Counting the cost of carbon
The researchers revolutionising the way we look at energy, the economy and carbon emissions.
Look around you. Everything you see from laptops, mobile phones and TVs to cars, buildings and aeroplanes take energy to produce, energy to maintain and energy to dispose of. This energy enables modern life and a healthy economy, but also creates carbon emissions which are harmful to the environment. If the UK is to meet its ambitious CO2 reduction targets it needs to have a detailed understanding of where, how and why energy is used throughout the economy and where it can be reduced.
The Centre for Industrial Materials, Energy and Products (CIEMAP) has developed tools that give new insights into the complex relationship between the UK industry, the energy it uses and greenhouse gas emissions (GHG) emitted. These insights have been taken on board by high level industry and government stakeholders and are being used to shape policies and practices that aim to reduce energy demand more effectively.
Energy is consumed in every stage of production that ultimately drives the UK economy, such as building houses, making cars and electrical appliances and transport and communications infrastructure. Raw materials must be sourced, processed, transported and constructed into end products. The longevity and durability of finished products and the energy consumed in their everyday use also feeds into their overall carbon footprint. And when materials and products are no longer needed or wanted, their disposal and the process of replacing or upgrading them all uses energy. CIEMAP is using data from a range of sources to map, understand and project this chain. In effect any product or process can have a carbon cost attached to it.
The CIEMAP team (led by the University of Leeds, with Cardiff, Bath and Nottingham Trent Universities) have been successful in changing the way the government measures UK emissions and has brought the issue of resource productivity to the attention of ministers and senior civil servants.
CIEMAP Director Professor John Barrett says “we have worked with UK Government Departments and Industrial Partners to support UK Energy Policy and Industrial Strategy. The impact ranges from developing models which the government uses to assess our progress in reducing greenhouse gas emissions to collaborating with government departments to shape policies and programmes which will ultimately reduce energy demand and emissions.”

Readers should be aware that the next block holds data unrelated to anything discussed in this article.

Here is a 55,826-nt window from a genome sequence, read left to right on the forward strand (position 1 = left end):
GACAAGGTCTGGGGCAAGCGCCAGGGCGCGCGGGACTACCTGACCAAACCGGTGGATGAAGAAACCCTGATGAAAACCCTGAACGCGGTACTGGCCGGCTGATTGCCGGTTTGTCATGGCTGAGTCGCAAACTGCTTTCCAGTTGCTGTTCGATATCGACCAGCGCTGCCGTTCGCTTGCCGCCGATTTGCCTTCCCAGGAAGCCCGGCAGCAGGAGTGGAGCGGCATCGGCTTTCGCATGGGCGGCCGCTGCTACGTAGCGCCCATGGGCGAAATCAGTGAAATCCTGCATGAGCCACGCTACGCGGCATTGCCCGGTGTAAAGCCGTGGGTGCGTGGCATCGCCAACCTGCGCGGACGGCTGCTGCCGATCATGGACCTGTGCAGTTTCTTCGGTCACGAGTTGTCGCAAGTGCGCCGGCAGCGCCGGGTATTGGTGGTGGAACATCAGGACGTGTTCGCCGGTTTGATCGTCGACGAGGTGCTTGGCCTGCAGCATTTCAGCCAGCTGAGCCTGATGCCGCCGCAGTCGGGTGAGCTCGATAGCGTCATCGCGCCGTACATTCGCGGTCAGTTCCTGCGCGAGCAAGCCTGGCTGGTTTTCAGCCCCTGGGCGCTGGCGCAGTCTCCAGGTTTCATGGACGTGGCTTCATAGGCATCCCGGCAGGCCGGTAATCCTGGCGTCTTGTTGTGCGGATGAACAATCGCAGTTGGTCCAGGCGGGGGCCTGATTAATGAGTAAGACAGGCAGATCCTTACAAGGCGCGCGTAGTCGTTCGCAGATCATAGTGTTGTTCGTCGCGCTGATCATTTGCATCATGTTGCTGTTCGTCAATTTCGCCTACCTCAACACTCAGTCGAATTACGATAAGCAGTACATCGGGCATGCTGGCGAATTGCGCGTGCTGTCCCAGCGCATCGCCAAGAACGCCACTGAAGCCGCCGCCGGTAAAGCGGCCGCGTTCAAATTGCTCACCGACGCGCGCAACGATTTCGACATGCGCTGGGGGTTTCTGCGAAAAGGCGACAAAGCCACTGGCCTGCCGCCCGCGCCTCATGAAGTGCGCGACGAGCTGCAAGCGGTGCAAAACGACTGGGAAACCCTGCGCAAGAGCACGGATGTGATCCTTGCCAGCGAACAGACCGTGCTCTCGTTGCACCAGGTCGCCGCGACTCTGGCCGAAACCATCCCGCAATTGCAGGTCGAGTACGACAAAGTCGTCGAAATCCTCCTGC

Organisations the team have worked with include the Committee on Climate Change, Department for Business, Energy and Industrial Strategy (BEIS) and the Department for Environment, Food and Rural Affairs (DEFRA). The researchers have allowed these policymakers to adopt a model of measures the complete energy demand on the UK economy, both inside and outside the UK.
Providing key figures
Professor Barrett says: “CIE-MAP provides the UK Government with one of their headline indicators on energy and consumption; the “Consumption-based GHG Emissions” account. Each year, the UK Government now publishes the consumption-based emissions of the UK. This is provided by the University of Leeds and is a direct outcome of one of the models that has been developed within the CIEMAP centre, namely the UK Multi-Region Input-Output Model. This is an important development as it recognises that UK consumption and industry drives energy demand and emissions in other world regions, extending the scope of the UK to reduce energy demand.”
Policymakers are also considering the idea of resource productivity, identifying the possibility to drive economic growth and reduce the energy demand from our use of materials. The centre have contributed evidence to Select Committees, worked on the BEIS Industrial Decarbonisation Roadmaps and worked with the DECC energy modelling team on Energy and Emissions Projections. These projections provide crucial information about how the UK is progressing towards its CO2 emissions reductions targets.
Working with industry
CIEMAP also work with industry bodies (such as the Green Building Council and Green Construction Board) to get across the messages from research and government as to where changes can be made in the economy to tackle GHG emissions. They regularly present at industry trade shows and seminars and meet with companies to disseminate the results of their research.
The CIEMAP team are a using cutting-edge interdisciplinary research techniques to inform all relevant stakeholders of the main causes of GHG emissions in order to be able to tackle it more effectively for the benefit of all.
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